Thursday, February 24, 2011

The Selling Game

Have you successfully publicized anything? I have a theory that some people are just born with the publicity gene. All they have to do is mention an event and suddenly the tickets are sold out. They rave about a book and Amazon goes out of stock. I've had friends who, and I can't believe this is a job, make all their money by convincing people to go out to one particular club. Even the thought of this makes me shrivel up in terror.

I'm shy. I don't like asking people for things. Even when I work my absolute hardest, sometimes I still fail at the publicity game. My awkwardness and reticence tend to trip me up. I'd rather put all my work into making a killer product than trying to convince people that it is a killer product. Surely the quality should speak for itself? (Yes, I know how naive that statement is).

It's unfortunate that I'm the director of a professional dance company that depends on ticket sales for a portion of our income. It's also unfortunate that one of my jobs is as a commission-based sales associate. Oh, and the fact that as a dance teacher I have to actively promote my classes in order to convince people to sign up. Plus, there's that little matter of trying to sell a novel.

The hard truth is, if you want to work in a creative field, self-promotion becomes a necessity.

The good news is with time and practice you can get better at it. I'm still not a pro. I'm not magnetic, confident, and convincing. But, there are signs, little things, that indicate I might be getting better. (Wishful thinking?)

What about you? Do these things come naturally to you, or do you have to work at them? Do you have any promotional success stories to share? Or, perhaps, tips?

Reader's log:
20. Across the Universe - Beth Revis


  1. I'm not great at promoting myself but I'm trying to get better at it too. I just started reading So Yesterday by Scott Wersterfeld and it is making me thing about this kind of thing.

  2. I loved So Yesterday! Anything about how trends are created and promoted is absolutely fascinating. Have you read Bellweather by Connie Willis? Another great book on the topic.

  3. This is one of the reasons I decided not to go solo in the architecture world! I love project management, problem solving and good design, but not marketing or finance (both obviously essential to running a successful business!)

    I do like working in a small company environment and I love working with clients, but only as long as there is someone else on the team to bring them in :)

    Partly, this is because I don't believe that what I'm selling is good for everyone. Partly, it's because I don't pretend to be experienced or able where I'm not - and a marketing architect has to promise the world sometimes. And it's partly because I just don't like to gamble.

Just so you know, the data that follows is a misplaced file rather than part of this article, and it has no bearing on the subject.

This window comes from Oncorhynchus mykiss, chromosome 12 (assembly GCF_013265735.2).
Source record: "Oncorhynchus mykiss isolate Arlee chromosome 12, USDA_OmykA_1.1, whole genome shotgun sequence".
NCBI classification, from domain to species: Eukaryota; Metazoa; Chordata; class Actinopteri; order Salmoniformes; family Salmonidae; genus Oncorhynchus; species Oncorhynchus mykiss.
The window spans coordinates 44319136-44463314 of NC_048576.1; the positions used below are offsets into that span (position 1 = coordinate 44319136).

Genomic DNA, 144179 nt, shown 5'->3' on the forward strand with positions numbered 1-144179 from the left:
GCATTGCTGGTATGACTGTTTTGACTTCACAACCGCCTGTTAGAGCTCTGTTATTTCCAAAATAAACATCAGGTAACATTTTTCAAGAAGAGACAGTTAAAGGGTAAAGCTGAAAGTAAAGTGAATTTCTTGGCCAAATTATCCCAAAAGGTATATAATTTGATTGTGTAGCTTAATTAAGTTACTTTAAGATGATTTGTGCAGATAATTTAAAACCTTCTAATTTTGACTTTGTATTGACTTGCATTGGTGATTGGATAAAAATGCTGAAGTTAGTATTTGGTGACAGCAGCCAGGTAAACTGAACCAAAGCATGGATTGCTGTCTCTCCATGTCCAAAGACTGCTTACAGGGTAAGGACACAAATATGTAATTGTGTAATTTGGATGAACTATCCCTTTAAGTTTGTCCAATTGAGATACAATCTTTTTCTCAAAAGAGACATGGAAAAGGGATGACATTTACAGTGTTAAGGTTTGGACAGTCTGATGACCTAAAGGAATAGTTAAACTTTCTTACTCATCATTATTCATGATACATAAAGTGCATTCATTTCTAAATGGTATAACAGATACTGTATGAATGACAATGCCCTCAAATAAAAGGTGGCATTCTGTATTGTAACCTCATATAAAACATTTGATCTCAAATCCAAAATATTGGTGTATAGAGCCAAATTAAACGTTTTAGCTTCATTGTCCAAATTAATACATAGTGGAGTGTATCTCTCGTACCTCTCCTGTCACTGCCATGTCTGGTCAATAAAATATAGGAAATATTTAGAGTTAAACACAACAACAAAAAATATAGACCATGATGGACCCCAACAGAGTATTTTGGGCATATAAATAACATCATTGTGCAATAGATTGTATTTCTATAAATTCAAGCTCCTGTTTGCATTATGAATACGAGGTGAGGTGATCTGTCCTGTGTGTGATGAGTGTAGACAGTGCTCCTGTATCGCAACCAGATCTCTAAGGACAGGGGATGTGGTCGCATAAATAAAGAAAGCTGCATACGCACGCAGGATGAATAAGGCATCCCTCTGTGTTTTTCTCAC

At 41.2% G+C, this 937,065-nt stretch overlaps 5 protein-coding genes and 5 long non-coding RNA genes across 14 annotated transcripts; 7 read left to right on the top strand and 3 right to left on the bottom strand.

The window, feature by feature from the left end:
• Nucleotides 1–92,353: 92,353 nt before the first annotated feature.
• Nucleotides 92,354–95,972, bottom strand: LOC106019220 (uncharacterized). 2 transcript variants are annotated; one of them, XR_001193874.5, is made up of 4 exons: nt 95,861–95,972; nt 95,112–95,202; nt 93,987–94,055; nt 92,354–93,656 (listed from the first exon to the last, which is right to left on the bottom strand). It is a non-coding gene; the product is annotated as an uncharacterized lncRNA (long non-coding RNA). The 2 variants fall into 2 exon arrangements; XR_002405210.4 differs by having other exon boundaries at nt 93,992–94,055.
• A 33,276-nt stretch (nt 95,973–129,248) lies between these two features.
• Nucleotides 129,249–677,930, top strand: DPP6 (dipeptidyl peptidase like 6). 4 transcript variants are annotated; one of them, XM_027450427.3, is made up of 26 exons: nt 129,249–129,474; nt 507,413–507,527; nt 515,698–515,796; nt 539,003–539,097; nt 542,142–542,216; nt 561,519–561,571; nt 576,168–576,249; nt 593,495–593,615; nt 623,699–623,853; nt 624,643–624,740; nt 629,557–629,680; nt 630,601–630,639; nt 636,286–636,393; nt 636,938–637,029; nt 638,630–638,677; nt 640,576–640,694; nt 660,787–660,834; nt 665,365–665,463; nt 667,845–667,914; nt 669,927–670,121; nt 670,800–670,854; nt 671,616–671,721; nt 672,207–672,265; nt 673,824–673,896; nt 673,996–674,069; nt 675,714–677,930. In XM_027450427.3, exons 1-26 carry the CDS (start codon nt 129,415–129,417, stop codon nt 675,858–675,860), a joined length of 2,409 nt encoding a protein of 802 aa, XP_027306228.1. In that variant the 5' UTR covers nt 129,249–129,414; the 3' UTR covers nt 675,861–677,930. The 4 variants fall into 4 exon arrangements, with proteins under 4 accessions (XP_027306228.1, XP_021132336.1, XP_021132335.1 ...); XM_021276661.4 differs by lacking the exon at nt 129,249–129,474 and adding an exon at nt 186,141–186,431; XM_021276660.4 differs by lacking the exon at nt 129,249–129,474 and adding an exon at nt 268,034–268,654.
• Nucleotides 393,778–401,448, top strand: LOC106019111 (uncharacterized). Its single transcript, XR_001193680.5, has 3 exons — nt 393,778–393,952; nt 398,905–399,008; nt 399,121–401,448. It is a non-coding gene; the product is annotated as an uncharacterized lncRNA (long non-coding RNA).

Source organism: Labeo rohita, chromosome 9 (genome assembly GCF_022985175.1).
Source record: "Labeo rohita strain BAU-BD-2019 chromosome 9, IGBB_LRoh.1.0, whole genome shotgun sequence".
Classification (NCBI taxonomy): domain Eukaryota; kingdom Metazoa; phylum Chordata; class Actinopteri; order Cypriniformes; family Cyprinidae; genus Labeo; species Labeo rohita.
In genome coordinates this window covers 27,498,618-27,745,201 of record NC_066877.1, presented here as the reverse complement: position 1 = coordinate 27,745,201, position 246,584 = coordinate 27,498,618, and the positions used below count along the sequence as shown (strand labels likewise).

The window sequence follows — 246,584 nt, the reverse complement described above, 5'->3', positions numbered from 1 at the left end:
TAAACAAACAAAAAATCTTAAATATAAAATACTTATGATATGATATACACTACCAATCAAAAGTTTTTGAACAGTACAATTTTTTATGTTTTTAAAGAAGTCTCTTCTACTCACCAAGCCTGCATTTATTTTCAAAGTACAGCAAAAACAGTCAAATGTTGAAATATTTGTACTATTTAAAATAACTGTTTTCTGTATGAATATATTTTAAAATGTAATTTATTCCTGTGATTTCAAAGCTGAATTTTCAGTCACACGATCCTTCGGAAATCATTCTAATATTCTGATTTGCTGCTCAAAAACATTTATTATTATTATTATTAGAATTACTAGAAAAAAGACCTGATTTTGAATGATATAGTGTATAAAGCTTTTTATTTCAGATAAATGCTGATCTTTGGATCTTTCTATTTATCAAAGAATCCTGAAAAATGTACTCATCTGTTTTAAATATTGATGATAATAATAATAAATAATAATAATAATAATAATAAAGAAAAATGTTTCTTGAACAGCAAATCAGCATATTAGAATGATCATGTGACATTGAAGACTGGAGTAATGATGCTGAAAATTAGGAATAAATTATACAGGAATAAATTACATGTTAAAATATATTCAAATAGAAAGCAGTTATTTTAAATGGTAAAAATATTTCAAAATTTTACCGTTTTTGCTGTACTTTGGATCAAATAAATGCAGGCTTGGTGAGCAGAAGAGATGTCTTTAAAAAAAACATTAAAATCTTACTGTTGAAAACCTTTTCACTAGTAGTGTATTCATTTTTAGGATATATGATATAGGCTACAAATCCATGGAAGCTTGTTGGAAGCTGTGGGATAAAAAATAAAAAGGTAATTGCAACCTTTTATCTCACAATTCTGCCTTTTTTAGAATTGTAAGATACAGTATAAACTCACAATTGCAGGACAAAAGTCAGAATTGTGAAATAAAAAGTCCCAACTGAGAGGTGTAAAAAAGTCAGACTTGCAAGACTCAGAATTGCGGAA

4. I have to admit, I'm jealous you have that option available to you. :/

  5. It is not natural to me, but occasionally it pops up and I'm like, "whoa, where did that come from?"
    Then I go back to being my non-publicity self.

  6. I am horrible at this stuff! I usually just end up feeling like I am repeating myself over and over and not being able to remember exactly what I said. Gah!

  7. people sell things they love, without trying. In your case, I think it is a matter of letting your personal enthusiasm and passion, go public. You don't have to fake caring about your "product", nor do you have to pretend that "everyone" should buy it. When people get a glimpse of your joy, they generally will want to get a piece of it. It is contagious!

  8. I'm terrible at it. I'm shy, too. Part of me just hates having to chat about something so often and the other part of me hates making people feel like they need to support me. In short, I'm crazy awkward!

  9. Lydia - Isn't that funny how every now and then a skill will pop up and then disappear?

    Carrie - I know! I do the same thing. Either that, or I go overly perky and put on a fake performance, making everyone uncomfortable.

    PB - As you read above, I'm a sales associate. I actually do alright in sales, because I like the product I'm selling. It's so much easier to sell something that you believe in. It's less like selling and more like sharing. So, I think you're right to some extent.

    Tracey - Yeah, it's the feeling that you're asking people for a favor. I hate asking people for things!!!

  10. Maybe you aren't asking for a favor but you are doing a favor for them... giving them something very special that will in the end help them... Since I have read your novel that is how I think of it!!

  11. I totally understand where you're coming from; I'm terrible at promoting anything, from my blog to my stories to, well, myself. :) I guess it's partly to do with my personality - I can't bear the thought of people finding out what I'm trying to sell isn't actually that great. Which is probably why my career in retail was so short-lived. XD But I try to pick up tips from people I know who are amazingly good at it. I'm hoping one day I'll get the hang of it. :)